Take the leap.

5 things every strong community needs

Three thousand miles away from my family a few years back, I was really feeling stressed about community.

I mean, I’m from Durham, where people sit on their front porches and watch thunderstorms and drink beer. They look you in the eye, wave, and say, “How y’all doing?” (I’d missed that, especially, when I was out there in Seattle.)

But there was one thing that made me decide, very fixedly, it was time to return to North Carolina.

It was a conversation we hosted with a friend, John Boylan.

red umbrellas at the eiffel tower in during a hail storm......

A Seattle roundtable about community

After meeting John Boylan at one of the many festive conversation tables he hosts at public spaces around Seattle, I invited him to host one at our house. Kornerhaus was just freshly painted and the entire first floor of our new two-story place would be dedicated to holding meetings of just that sort. The topic would be “what does it take to have community?” It would be a potluck. We called it Gather.

People who came shared a sentiment that, to me, was new. At one point in time, it would have seemed absurd for anyone to try to want to “make” community. It was just there. A given.

But realizing some of us were new to this concept, they shared some key points that a community needs to stay cohesive:

1. Variation in age. Multigenerational events feel more like community gatherings than when everyone’s the same age.
2. Open doors. In urban settings, people have the choice to participate in events where there will be other people. You always have the option of leaving a group. Or joining one.
3. Time and effort. Sometimes, newcomers have a mistaken impression that community is built-in to a place when they arrive and all they have to do is join in. But that’s not how it goes. It takes work to build a community, it takes risks, and making our emotional selves vulnerable. It takes time, too. Then again, people can form instantaneous sense of belonging in a camplike setting, even if it’s just for a few hours. Like what happens at an artist retreat nearby called Smoke Farm. But even in those cases, there’s someone doing a lot of background work to set that up, over time. Think of Burning Man.
4. A leader. Oftentimes it takes some kind of figure to organize things and keep people involved and connected.
5. Care. If you care about people, and do things for them, that’s what makes a community. Even if you don’t like everyone in the group, knowing that you’d help them in a crisis is a key indicator of the bonds that are really there.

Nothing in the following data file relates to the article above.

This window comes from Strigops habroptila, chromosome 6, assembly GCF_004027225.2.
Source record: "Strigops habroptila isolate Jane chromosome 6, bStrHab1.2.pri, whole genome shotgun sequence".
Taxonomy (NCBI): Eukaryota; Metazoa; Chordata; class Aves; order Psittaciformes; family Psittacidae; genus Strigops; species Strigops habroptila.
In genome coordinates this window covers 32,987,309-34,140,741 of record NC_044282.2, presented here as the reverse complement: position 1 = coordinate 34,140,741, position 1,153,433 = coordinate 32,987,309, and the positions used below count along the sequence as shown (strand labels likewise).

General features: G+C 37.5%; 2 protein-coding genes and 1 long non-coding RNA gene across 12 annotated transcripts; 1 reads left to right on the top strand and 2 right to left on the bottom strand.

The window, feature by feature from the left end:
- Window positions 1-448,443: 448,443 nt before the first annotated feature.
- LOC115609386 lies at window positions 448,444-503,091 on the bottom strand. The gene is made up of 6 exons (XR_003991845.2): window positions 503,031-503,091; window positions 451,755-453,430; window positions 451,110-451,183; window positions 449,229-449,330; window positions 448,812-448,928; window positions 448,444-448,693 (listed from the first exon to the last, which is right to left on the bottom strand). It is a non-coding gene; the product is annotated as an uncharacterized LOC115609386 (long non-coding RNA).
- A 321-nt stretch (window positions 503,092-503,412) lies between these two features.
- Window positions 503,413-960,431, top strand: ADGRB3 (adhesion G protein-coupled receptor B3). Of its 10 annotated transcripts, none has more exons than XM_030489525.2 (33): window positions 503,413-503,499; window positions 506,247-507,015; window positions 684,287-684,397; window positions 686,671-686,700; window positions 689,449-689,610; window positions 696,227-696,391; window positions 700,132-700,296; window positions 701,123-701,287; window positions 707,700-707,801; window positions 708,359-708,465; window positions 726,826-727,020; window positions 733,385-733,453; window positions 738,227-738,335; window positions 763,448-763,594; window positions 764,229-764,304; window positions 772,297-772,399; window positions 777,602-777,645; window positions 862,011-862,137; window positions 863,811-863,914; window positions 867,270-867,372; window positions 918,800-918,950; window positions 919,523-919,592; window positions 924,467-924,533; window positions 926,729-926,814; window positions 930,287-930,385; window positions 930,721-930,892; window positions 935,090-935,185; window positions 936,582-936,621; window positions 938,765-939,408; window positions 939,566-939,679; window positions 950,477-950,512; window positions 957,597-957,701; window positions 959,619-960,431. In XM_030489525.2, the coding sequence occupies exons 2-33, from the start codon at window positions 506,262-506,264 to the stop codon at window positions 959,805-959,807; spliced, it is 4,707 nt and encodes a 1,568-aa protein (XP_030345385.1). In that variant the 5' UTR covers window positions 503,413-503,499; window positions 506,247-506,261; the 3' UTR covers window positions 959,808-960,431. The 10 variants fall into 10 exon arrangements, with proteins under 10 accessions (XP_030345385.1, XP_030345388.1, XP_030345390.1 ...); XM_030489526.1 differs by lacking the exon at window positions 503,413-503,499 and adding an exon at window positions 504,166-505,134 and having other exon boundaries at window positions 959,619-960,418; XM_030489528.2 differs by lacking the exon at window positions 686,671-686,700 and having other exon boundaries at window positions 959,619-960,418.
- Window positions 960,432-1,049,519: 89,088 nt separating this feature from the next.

We have to take care to not try to “belong” to groups we don’t genuinely connect with. That can be tricky in the modern era, where Internet connections can feel like spiritual ones.

Ultimately, what makes community is when people gather for a common reason: whether it’s sharing a meal, moving a heavy box together, or being together in a spiritual context. Breaking bread together.

Companionship literally means, “with bread.”

Enter the Year of Dialogue

Seeing how John Boylan hosted his dialogues inspired us to do the 2012 Year of Dialogue project. Noting how he made space to allow a lot of different kinds of people to feel okay about divulging intimate details was like watching a performance, of some sort. Yet there was real interest. A kind of feeling that is hard to find when you’re not paying to go to a production like an opera or play or musical. You’re just showing up because you want to see who’s around. Who else amongst you are your neighbors.

The awakening

Ultimately, when I had a chance to reflect on the three years of what I call “The North Carolina Return” I’ve discovered community is much more than what you think it is when you’re looking at it from the outside. It’s people who know one another, trust one another, and realize they can count on each other. It’s people who aren’t afraid to ask for help when they need it. It’s people who have formed bonds, over time, and learned to work together even when there are times they grow apart.

Without that rubber bandiness of stretching when you have to, and relaxing when you can, it won’t work.

But our society isn’t cut out to adjust. To give. We’re trained to cut our losses, and move on. Sometimes, that can make us feel more lonely than we ever have before, whether we’re surrounded by people or not. Loneliness is not sharing. Not sharing happens when we isolate ourselves from opportunities to truly participate in one another’s lives. However that looks. Whatever it means. But the work of gluing the community together lies in the intention that’s set to do it.

Without the intent, there’s no glue. Glueless, a community implodes. It’s up to us to decide how to keep that from happening, to those of us who feel it’s important to love, share, and care.